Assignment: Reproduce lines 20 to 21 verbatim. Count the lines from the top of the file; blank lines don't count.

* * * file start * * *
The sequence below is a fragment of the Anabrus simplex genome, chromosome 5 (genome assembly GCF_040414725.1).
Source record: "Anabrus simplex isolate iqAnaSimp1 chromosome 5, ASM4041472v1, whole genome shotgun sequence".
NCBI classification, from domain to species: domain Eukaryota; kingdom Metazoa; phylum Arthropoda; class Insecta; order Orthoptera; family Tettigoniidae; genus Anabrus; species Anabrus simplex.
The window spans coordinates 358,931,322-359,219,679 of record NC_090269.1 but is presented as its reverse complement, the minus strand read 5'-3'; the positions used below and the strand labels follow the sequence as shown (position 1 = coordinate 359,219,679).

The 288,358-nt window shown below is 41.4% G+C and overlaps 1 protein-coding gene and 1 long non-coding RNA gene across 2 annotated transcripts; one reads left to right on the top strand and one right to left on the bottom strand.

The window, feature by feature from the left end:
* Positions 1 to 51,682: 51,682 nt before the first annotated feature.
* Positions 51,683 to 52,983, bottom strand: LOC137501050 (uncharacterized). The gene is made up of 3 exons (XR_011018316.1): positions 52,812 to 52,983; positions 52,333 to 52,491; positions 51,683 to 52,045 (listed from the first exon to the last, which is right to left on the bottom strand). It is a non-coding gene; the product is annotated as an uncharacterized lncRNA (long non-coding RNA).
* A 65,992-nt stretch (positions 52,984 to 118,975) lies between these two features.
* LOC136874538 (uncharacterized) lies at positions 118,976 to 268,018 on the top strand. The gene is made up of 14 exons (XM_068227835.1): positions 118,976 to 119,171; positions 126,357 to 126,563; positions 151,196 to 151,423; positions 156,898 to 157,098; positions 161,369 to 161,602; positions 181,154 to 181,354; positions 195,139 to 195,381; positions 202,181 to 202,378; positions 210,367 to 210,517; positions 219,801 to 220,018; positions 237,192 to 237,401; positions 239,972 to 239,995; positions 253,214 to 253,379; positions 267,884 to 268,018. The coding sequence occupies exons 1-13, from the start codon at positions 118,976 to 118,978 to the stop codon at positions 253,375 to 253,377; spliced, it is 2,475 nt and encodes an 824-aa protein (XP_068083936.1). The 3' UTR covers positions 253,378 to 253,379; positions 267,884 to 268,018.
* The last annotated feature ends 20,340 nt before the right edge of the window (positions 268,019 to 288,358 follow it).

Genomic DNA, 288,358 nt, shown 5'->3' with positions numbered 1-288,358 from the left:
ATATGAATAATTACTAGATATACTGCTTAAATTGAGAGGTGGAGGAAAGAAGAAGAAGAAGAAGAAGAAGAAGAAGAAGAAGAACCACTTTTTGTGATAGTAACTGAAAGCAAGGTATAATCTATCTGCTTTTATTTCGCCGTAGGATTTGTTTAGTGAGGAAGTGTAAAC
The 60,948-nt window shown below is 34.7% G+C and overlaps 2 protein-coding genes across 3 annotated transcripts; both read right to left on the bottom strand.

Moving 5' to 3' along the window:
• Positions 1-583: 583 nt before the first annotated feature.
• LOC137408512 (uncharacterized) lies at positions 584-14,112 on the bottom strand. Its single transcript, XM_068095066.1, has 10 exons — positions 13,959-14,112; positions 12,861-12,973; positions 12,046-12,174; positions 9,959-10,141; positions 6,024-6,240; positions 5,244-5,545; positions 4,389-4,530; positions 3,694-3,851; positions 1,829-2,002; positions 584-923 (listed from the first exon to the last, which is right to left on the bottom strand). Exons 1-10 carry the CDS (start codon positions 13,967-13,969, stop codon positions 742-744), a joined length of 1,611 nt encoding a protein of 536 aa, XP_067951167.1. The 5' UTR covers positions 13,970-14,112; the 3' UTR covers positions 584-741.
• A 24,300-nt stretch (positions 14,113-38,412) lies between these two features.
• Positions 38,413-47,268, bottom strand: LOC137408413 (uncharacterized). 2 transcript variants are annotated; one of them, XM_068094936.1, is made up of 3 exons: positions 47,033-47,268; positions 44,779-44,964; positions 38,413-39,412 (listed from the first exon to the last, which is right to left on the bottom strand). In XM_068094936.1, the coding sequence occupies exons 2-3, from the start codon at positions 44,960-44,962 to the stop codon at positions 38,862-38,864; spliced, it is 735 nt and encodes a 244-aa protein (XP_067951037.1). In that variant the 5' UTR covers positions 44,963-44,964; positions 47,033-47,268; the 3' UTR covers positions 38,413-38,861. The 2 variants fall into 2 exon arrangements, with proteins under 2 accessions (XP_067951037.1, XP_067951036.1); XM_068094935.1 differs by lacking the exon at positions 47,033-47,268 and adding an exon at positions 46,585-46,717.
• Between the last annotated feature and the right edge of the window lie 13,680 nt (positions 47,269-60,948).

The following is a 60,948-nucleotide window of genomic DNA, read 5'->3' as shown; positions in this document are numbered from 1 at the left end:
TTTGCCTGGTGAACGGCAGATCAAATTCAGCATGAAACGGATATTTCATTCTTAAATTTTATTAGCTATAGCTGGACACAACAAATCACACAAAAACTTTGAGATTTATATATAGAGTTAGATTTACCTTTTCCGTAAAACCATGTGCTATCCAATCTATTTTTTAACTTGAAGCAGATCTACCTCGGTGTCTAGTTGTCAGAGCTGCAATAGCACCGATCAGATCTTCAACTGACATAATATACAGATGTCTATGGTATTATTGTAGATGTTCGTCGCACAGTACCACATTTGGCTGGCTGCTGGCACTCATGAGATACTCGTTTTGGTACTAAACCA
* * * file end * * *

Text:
• Between the last annotated feature and the right edge of the window lie 13,680 nt (positions 47,269-60,948).

The following is a 60,948-nucleotide window of genomic DNA, read 5'->3' as shown; positions in this document are numbered from 1 at the left end: